Korea’s favorite rock band YB celebrates 20 years

YB, South Korea’s most famous rock band, performed in Temecula, California, in June to celebrate their 20th debut anniversary.

Fans began lining up outside the golden doors of the Pechanga Resort and Casino Theater hours before the show. Three excited fans, Mir, Gina, and Maureen, wearing YB T-shirts from SXSW and Warped Tour, were the first to arrive.

“[YB was] very fun to see live,” said Mir, who resides in Los Angeles. “They’re energetic, and each person is talented. The guitarists, they’re jamming. And what can I say about Dee … They always surprise you, and you can tell they care about the audience. They check in and see you and make that connection even if you don’t know them.”

“I love all their songs, I can’t pick a favorite,” Gina said. She has a special history with the band – in 2008, YB came to play at her house in Austin, Texas. She keeps a picture taken with YB on her phone. “They’re really a great bunch of guys.”

Maureen, from Long Beach, agreed. “They just have so many different sounds.”

YB performed at Pechanga Resort & Casino for their 20th anniversary on June 11. (Taehoon Kim/Kore Asian Media)
YB performed at Pechanga Resort & Casino for their 20th anniversary on June 11. (Taehoon Kim/Kore Asian Media)

YB is a group of five, led by Yoon “Dee” Do-hyun, guitarists Heo “Baby J” Joon and Scott Hellowell, drummer Kim Jin-won and bassist Park “Bright Star” Tae-hee. “We are very moved that we have reached our 20th anniversary. We are very moved because it is very difficult for a Korean Rock band to reach where we are, and be able to perform for 20 years. It is something that is not common,” YB said.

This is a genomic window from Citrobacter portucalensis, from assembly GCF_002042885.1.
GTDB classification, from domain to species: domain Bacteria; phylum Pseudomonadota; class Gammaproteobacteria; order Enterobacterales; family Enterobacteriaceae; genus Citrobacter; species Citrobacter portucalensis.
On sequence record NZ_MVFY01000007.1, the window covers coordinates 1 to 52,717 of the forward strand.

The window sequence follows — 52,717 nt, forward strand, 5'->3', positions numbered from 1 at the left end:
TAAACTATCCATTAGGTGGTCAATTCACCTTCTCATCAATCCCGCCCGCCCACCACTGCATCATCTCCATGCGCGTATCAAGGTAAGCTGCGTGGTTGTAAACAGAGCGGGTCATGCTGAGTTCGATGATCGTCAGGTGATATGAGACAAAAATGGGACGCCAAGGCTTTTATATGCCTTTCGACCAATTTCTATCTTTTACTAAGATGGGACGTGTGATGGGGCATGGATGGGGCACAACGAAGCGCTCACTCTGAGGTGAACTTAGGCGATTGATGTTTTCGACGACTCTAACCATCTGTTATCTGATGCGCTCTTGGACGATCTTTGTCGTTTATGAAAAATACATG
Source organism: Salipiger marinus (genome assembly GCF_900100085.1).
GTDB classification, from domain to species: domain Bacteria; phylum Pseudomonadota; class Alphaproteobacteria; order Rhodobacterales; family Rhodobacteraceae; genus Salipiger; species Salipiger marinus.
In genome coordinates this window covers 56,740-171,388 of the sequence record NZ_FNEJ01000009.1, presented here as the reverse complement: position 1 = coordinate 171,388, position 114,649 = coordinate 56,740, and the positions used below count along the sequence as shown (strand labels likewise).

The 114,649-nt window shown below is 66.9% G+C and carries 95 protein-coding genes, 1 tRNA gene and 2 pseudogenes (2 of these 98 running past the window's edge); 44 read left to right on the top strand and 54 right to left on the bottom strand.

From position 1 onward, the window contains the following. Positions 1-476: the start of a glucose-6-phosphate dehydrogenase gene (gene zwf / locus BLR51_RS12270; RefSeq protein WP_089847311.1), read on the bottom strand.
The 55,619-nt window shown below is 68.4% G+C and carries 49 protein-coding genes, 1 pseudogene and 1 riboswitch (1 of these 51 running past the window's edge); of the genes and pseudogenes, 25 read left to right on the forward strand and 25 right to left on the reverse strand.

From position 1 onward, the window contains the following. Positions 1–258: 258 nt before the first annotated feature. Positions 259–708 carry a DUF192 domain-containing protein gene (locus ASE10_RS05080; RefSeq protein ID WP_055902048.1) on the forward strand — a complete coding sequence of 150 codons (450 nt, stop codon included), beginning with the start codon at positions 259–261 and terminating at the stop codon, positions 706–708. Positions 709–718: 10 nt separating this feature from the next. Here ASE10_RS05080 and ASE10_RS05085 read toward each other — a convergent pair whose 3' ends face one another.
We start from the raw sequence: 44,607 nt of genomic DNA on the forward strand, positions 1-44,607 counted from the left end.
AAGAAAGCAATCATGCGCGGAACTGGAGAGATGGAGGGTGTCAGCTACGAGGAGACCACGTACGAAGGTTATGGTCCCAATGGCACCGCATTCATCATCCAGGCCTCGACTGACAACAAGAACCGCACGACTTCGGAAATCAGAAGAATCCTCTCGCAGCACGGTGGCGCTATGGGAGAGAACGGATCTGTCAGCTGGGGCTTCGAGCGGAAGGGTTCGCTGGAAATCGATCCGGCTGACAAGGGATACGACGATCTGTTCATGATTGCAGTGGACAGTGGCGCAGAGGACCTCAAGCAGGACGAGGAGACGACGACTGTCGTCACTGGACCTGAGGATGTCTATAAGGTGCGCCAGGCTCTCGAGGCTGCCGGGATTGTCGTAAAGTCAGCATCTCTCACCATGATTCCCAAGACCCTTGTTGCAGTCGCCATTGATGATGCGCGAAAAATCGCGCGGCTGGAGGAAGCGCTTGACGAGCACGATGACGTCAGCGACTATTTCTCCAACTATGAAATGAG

To say they are not common is an understatement – since 1994, they have created nine albums, from their first album, “Autumn Outside the Post Office,” to their latest, “Reel Impulse,” in 2013. Along the way, they’ve picked up trophies from Korea’s three main broadcast stations, received the World Peace Music Award for improving human rights in Korea through music and performed the now-iconic “Oh, Pil Seung Korea” during the 2002 Korea-Japan World Cup, of which they became a sort of face for the Red Devils, Team Korea’s avid supporters.

YB's Baby J (Taehoon Kim/Kore Asian Media)
YB’s Baby J (Taehoon Kim/Kore Asian Media)

The list goes on of their various awards and tours in Korea, and internationally in Europe and America. “As we reach our 20th anniversary, our next goal is to do another 20 years. We want to perform for a long time on stage like the Rolling Stones and U2. That is one of the reasons why we never stop challenging ourselves with new obstacles. That is also why we are trying to perform more in the States so we can widen our area of performance,” YB told Kore.

The group played at major American music festivals like SXSW in 2007, and Vans Warped Tour in 2009. “Before every show, we practice individually one last time to focus. After that, we get together one last time to go over our set list for that day. Then, whether if it’s a big concert or a small concert, we always pray as a group right before we enter the stage,” the band said.